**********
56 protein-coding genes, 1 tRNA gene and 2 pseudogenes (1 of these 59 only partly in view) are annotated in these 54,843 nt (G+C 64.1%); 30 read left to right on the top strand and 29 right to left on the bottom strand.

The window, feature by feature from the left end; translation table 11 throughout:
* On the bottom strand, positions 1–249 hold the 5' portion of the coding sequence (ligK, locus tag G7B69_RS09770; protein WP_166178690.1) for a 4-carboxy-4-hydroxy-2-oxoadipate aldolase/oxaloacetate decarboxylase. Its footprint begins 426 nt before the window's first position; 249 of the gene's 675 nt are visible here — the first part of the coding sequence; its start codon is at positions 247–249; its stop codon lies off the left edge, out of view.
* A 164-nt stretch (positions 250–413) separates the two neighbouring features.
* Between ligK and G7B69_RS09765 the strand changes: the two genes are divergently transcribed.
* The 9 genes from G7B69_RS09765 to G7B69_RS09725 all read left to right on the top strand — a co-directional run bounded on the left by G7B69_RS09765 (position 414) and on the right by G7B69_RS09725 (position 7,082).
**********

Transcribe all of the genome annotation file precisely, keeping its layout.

56 protein-coding genes, 1 tRNA gene and 2 pseudogenes (1 of these 59 only partly in view) are annotated in these 54,843 nt (G+C 64.1%); 30 read left to right on the top strand and 29 right to left on the bottom strand.

The window, feature by feature from the left end; translation table 11 throughout:
* On the bottom strand, positions 1–249 hold the 5' portion of the coding sequence (ligK, locus tag G7B69_RS09770; protein WP_166178690.1) for a 4-carboxy-4-hydroxy-2-oxoadipate aldolase/oxaloacetate decarboxylase. Its footprint begins 426 nt before the window's first position; 249 of the gene's 675 nt are visible here — the first part of the coding sequence; its start codon is at positions 247–249; its stop codon lies off the left edge, out of view.
* A 164-nt stretch (positions 250–413) separates the two neighbouring features.
* Between ligK and G7B69_RS09765 the strand changes: the two genes are divergently transcribed.
* The 9 genes from G7B69_RS09765 to G7B69_RS09725 all read left to right on the top strand — a co-directional run bounded on the left by G7B69_RS09765 (position 414) and on the right by G7B69_RS09725 (position 7,082).